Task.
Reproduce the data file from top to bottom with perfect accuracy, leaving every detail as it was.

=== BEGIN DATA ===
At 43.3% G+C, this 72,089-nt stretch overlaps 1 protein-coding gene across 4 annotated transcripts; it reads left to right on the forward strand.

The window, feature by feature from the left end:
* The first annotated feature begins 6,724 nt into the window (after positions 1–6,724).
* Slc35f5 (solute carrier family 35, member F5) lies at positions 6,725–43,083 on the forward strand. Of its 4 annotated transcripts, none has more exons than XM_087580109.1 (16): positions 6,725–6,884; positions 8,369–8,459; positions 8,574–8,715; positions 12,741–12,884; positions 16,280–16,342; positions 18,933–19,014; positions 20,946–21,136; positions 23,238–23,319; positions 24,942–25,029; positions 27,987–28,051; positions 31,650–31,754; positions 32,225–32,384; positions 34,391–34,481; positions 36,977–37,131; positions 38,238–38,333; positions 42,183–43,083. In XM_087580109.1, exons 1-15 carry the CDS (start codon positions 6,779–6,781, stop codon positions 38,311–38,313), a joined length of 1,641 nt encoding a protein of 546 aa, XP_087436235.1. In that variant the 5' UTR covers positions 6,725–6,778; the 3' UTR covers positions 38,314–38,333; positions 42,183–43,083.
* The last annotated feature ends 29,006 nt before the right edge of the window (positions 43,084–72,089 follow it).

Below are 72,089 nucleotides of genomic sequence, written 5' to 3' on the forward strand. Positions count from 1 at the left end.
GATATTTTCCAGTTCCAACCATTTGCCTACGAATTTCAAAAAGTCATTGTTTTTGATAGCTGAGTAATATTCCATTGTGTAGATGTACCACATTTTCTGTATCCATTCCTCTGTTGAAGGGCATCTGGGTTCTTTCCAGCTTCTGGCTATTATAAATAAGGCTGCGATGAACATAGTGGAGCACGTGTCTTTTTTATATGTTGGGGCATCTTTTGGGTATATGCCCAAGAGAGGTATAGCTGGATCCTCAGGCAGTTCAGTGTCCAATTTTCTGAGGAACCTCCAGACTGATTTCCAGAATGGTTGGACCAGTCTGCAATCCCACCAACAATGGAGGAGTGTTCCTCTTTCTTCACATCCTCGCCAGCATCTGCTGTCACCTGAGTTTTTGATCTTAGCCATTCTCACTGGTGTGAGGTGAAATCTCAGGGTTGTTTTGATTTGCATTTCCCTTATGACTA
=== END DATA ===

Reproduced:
At 43.3% G+C, this 72,089-nt stretch overlaps 1 protein-coding gene across 4 annotated transcripts; it reads left to right on the forward strand.

The window, feature by feature from the left end:
* The first annotated feature begins 6,724 nt into the window (after positions 1–6,724).
* Slc35f5 (solute carrier family 35, member F5) lies at positions 6,725–43,083 on the forward strand. Of its 4 annotated transcripts, none has more exons than XM_087580109.1 (16): positions 6,725–6,884; positions 8,369–8,459; positions 8,574–8,715; positions 12,741–12,884; positions 16,280–16,342; positions 18,933–19,014; positions 20,946–21,136; positions 23,238–23,319; positions 24,942–25,029; positions 27,987–28,051; positions 31,650–31,754; positions 32,225–32,384; positions 34,391–34,481; positions 36,977–37,131; positions 38,238–38,333; positions 42,183–43,083. In XM_087580109.1, exons 1-15 carry the CDS (start codon positions 6,779–6,781, stop codon positions 38,311–38,313), a joined length of 1,641 nt encoding a protein of 546 aa, XP_087436235.1. In that variant the 5' UTR covers positions 6,725–6,778; the 3' UTR covers positions 38,314–38,333; positions 42,183–43,083.
* The last annotated feature ends 29,006 nt before the right edge of the window (positions 43,084–72,089 follow it).

Below are 72,089 nucleotides of genomic sequence, written 5' to 3' on the forward strand. Positions count from 1 at the left end.
GATATTTTCCAGTTCCAACCATTTGCCTACGAATTTCAAAAAGTCATTGTTTTTGATAGCTGAGTAATATTCCATTGTGTAGATGTACCACATTTTCTGTATCCATTCCTCTGTTGAAGGGCATCTGGGTTCTTTCCAGCTTCTGGCTATTATAAATAAGGCTGCGATGAACATAGTGGAGCACGTGTCTTTTTTATATGTTGGGGCATCTTTTGGGTATATGCCCAAGAGAGGTATAGCTGGATCCTCAGGCAGTTCAGTGTCCAATTTTCTGAGGAACCTCCAGACTGATTTCCAGAATGGTTGGACCAGTCTGCAATCCCACCAACAATGGAGGAGTGTTCCTCTTTCTTCACATCCTCGCCAGCATCTGCTGTCACCTGAGTTTTTGATCTTAGCCATTCTCACTGGTGTGAGGTGAAATCTCAGGGTTGTTTTGATTTGCATTTCCCTTATGACTA